"Companies are relying more and more on online communication to reach consumers. While some viral campaigns are tremendously successful, others remain far below expectations. But why are certain pieces of online content more viral than others? An analysis conducted on the New York Times’ most-emailed list, along with further experimental evidence, showed that positive content is more viral than negative content. However, the relationship between emotion and social transmission is more complex than valence alone. Virality is driven, in part, by activation and arousal. Content that evokes either high-arousal positive emotions (awe) or negative emotions (anger or anxiety) tends to be more viral. Content that evokes low arousal or deactivating emotions (e.g., sadness) tends to be less viral. These results were also true when examining how surprising, interesting, or practically useful content is (all of which are positively linked to virality), as well as external drivers of attention (e.g., how prominently content is featured). Taking the effect of emotions into account helps to design effective viral marketing campaigns. "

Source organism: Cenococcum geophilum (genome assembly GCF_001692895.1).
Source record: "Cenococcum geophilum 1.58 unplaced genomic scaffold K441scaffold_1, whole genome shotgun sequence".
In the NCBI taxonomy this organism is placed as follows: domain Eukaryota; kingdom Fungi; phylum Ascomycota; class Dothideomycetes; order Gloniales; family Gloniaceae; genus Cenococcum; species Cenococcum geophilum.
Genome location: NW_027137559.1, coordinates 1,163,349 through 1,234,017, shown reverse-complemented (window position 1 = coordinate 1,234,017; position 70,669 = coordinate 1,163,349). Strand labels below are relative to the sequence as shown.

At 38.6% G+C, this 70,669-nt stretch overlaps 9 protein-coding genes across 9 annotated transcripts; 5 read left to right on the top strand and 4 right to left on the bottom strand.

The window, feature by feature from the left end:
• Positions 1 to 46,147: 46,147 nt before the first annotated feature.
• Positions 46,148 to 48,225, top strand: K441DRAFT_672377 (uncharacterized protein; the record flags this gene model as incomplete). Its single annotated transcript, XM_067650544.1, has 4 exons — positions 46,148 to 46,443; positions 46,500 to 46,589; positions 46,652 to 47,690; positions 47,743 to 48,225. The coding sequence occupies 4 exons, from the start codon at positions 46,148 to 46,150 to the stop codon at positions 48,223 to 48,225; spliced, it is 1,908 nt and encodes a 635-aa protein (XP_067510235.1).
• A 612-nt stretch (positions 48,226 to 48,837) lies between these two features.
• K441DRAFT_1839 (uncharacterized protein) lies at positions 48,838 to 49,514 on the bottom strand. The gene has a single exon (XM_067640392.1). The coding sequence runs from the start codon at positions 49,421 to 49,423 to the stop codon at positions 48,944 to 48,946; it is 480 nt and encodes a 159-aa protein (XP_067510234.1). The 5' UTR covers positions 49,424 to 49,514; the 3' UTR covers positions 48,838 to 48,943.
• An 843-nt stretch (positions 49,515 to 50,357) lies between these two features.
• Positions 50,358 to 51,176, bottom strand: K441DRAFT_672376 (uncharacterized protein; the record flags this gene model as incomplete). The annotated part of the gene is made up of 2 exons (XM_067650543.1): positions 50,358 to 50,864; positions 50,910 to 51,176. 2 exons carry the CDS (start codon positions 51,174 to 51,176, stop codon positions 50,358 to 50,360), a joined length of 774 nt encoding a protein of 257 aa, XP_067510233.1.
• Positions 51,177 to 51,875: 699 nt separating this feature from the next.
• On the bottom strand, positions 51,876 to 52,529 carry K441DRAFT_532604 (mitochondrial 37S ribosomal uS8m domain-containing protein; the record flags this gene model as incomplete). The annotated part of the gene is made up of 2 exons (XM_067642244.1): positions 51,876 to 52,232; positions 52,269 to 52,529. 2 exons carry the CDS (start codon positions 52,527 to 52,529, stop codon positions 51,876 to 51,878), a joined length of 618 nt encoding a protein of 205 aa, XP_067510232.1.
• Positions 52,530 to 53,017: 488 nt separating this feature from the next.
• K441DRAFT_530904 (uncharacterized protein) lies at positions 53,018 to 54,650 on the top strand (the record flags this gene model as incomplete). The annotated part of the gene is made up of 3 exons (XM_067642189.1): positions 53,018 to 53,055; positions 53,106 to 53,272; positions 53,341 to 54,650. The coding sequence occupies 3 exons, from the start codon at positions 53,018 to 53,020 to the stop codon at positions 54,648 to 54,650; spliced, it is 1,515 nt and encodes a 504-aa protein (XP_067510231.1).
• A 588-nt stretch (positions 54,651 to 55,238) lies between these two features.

Berger, Jonah (2011), “Arousal Increases Social Transmission of Information”, Psychological Science, 22(7), 891 - 893.
Berger, Jonah (2013): “Contagious: Why Things Catch On”; Simon & Schuster
Cashmore, Pete (2009), “YouTube: Why Do We Watch?” http://www.cnn.com/2009/TECH/12/17/cashmore.youtube/index.html
Godes, David and Dina Mayzlin (2009), “Firm-Created Word-of-Mouth Communication: Evidence from a Field Test”, Marketing Science, Vol. 28, pp. 721 - 739.